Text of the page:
Connor Hislop’s AV Design, projected on the back wall of BATS’ Dome space (rather than as wrap-around immersion), contrasts a postcard Florida back yard with the animated snowscapes chosen by Jess for her rehab. There is also some impactful war footage. Jeevan Gossage (Sound Engineer), Morgan Finlayson Smith (Music Composer), Matilde Vadseth Furholm (Lighting Designer) and Rita Ann Penhale Cashmore (Costume Manager) complete the accomplished design team.
It may or may not be intended for Jess’s facial burn scars, stylised on clear plastic, to catch glints of light and look a bit magical. To Jess they are so disfiguring she can’t even face her mother, who lives in a Home, while to us it becomes quite attractive.
What holds our attention in this lo-fi production is the human story of Jess’s progress in a ‘home’ environment that now seems alien to her. She volunteered for a third tour (as it’s quaintly termed) in Afghanistan, because she felt an affinity with the women there, so the changes in Titusville and those she left behind, as well as in herself, all take some getting used to.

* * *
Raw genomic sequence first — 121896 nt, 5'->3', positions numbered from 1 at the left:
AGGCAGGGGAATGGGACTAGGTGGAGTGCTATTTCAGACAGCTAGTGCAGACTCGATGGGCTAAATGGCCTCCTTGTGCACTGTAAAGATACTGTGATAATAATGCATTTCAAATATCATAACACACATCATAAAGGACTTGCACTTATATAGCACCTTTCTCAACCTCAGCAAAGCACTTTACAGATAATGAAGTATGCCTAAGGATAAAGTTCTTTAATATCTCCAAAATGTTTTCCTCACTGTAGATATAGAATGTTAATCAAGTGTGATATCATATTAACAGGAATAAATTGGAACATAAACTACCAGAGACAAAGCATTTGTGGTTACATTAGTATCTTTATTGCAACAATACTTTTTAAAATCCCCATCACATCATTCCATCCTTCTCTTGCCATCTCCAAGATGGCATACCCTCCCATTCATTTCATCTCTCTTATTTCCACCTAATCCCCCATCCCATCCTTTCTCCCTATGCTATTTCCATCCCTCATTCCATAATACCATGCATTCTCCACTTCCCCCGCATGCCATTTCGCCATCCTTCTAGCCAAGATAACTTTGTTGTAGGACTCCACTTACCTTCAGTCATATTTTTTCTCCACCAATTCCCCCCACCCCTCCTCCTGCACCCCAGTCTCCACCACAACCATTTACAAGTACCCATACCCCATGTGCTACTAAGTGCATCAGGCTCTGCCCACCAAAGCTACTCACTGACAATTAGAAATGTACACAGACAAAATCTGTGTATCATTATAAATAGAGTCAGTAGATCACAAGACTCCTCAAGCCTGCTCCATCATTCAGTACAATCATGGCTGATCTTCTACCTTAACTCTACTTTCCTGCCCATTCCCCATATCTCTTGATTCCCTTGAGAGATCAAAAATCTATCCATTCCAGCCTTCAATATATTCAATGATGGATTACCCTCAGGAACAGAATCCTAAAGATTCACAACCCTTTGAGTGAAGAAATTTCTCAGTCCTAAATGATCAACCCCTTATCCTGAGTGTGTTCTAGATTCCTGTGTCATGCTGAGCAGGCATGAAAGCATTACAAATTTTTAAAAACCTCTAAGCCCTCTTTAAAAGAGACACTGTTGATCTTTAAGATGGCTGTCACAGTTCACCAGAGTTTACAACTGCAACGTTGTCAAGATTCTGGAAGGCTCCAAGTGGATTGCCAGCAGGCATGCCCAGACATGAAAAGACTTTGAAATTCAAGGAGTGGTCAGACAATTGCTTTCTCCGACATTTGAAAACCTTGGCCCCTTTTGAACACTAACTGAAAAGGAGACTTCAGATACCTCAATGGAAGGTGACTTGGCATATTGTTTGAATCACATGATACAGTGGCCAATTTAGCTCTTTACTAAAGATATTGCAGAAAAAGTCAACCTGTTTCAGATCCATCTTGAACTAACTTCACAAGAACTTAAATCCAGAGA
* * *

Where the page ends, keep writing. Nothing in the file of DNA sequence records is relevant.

Harriet Prebble anchors the play with a deeply-felt Jess, often prickly and acerbic to mask her fear of what she is having to confront and cope with. It’s an epic journey and she takes us with her all the way. When her complaints about the trivia the preoccupies people include “who the president is” we are reminded this is a pre-Trump play. (Back in 2015 its reference to Obama would have had a very different feel.)
As her happy-with-her-mundane-life sister Kacie, Victoria Stevens offers an equally credible counterpoint. While their relationship seems toxic at times, the depth of feeling attests to how much they truly care for each other.
Nathan Weatherhead draws the short straw in the role of Kelvin, Kacie’s ‘man’. For most of the play the audience is obliged to see him as an entitled loafer whose primary goal in life is to avoid qualifying as fit for work. Weatherhead soon drops any attempt at an American accent, which is probably better than doing one badly, and he often gabbles his lines – some of which may include important information. But towards the end, the way he articulates Kelvin’s sense of his own worth is oddly compelling – which helps the credibility of Kacie’s attraction to him.